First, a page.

Classic Bells > Soapy stuff > Packaging tutorial

Using shrink bags to package soap

I do not have a soap making or bath-and-body business, but I do own a small business making and selling gifts and home decor. In my day job, I want to produce products that are well made and look good without spending a lot of time on fussy stuff. I think this "simple, efficient, but nice" ethic shows up in the way I package and label my soap.

At first, I tried cigar bands and got annoyed because the band hides a lot of the soap bar and, what is worse, the band loosens with time and that problem is difficult to fix. Next I tried hand folding cute little boxes out of pretty paper. I love the look, but the tedious process had me grinding my teeth. I tried tying on a tag with raffia or ribbon and was all thumbs.

In frustration, I even tried leaving my soap just naked, but I didn't like how the soap collected fingerprints, dings, and lint and how the fragrance dissipated faster.

I eventually gravitated toward shrink wrap. It has its disadvantages, but shrink wrap works the best for me out of all the different packaging methods I've tried. The soap is protected yet visible and, after a little practice, shrink wrapping becomes fast and easy to do.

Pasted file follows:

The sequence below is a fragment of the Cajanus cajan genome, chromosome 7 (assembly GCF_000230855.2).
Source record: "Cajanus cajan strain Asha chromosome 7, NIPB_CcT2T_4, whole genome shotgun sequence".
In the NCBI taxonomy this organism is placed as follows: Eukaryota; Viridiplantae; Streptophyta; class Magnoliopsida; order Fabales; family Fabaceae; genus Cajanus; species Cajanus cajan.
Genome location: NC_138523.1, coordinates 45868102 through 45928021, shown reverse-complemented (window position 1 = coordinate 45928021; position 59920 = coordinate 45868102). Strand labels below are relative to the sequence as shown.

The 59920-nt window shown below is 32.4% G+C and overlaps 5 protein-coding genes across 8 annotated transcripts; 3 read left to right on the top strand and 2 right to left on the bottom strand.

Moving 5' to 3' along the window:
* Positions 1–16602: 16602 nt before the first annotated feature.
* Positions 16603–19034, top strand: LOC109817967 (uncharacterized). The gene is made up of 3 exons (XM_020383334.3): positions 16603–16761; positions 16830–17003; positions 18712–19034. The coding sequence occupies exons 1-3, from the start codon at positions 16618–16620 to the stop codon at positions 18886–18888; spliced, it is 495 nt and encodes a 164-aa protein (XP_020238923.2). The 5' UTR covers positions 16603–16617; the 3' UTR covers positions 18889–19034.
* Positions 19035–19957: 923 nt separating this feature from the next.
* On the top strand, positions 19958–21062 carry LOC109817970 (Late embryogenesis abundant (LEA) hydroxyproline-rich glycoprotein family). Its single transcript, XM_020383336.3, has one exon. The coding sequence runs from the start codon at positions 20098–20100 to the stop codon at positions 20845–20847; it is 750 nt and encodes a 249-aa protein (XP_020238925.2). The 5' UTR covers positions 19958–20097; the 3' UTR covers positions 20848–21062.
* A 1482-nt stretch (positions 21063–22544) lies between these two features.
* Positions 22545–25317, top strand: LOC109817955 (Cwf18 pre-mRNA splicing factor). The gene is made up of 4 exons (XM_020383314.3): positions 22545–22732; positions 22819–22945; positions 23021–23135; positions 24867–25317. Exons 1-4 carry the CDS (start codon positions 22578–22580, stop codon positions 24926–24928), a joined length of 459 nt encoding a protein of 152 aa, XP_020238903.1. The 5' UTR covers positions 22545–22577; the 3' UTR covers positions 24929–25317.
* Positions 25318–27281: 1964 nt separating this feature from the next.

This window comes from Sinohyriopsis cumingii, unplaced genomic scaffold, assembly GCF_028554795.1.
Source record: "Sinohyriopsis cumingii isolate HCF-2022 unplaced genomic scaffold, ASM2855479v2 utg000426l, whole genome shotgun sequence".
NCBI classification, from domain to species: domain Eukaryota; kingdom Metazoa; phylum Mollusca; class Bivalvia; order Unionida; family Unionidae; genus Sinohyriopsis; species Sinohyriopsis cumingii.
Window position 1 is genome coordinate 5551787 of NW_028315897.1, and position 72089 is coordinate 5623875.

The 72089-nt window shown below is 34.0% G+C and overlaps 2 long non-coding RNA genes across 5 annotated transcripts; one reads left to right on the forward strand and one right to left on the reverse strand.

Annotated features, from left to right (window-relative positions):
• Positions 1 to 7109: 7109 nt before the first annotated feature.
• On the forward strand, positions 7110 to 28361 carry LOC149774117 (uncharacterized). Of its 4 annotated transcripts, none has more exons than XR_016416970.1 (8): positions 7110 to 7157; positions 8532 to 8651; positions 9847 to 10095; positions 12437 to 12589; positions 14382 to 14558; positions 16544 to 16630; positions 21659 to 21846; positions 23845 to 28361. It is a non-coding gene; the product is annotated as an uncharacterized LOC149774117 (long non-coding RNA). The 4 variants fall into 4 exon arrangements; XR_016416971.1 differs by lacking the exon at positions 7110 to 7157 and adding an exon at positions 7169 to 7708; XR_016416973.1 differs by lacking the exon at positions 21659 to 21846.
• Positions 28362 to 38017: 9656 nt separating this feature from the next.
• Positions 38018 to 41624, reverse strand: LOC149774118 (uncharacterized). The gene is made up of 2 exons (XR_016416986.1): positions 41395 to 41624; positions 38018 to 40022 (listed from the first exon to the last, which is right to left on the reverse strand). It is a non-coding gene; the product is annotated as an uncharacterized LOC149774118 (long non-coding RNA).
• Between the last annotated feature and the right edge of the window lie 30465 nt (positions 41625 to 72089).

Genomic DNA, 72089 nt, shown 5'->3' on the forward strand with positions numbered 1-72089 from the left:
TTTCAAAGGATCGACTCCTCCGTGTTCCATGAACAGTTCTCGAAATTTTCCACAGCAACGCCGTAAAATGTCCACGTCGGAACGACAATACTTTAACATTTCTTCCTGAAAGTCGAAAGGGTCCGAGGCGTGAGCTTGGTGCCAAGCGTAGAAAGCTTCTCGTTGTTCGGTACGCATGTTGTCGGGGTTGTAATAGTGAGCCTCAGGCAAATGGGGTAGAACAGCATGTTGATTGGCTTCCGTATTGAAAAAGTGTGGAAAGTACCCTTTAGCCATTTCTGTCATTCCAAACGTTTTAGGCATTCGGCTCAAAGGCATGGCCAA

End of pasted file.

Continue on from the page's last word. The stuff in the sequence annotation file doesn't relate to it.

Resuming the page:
National Shrinkwrap sells a shrink wrapping system for soap, but as a hobby soaper I did not want to spend that much money. Instead, I have focused on using inexpensive shrink bags sold by PaperMart and other suppliers.


Prepare the soap, label, and bag

To get started, I assemble my soap, labels, and the other tools and materials needed on a clean, sturdy work table. Shown below are a box of cured soap bars, scissors, heat gun (DeWalt model D26950 is shown here), a box of 4 x 6 inch shrink bags (PaperMart #3636046), and a heat sealer (Papermart, Uline, eBay, etc).


My labels form a "U" shape that covers the bottom and extends partway up the front and back of each bar. This lets more of the bar be visible while still giving plenty of room for product information. The shrink wrap holds the labels securely in place and protects the labels from being smudged and scuffed.


I fold the front part of the labels so the front corner is a nice sharp crease. I then wrap the label around a bar and find where the back needs to fold to fit that particular bar closely. This allows for variations from bar to bar.


The labeled bar goes inside the shrink bag. I try to get the label positioned about where it needs to be on the soap. The label position can be adjusted again right before heat shrinking, but it is nice to get it reasonably close at this point.


Seal the bag

The next step is to use the heat sealer to seal the bag and remove the excess bag all in one operation. For the first soap bar, I have to do a little trial and error to get the heat setting just right. I put the bag into the sealer and press the sealing bar down to activate the heating cycle.

Right after the heat cycle ends (I can hear a little click when the power goes off), I continue to hold the sealing bar down while gently trying to pull the soap away from the bar. If the soap does not pull away easily, I increase the time setting (the dial on the front of the heat sealer) another notch and try again.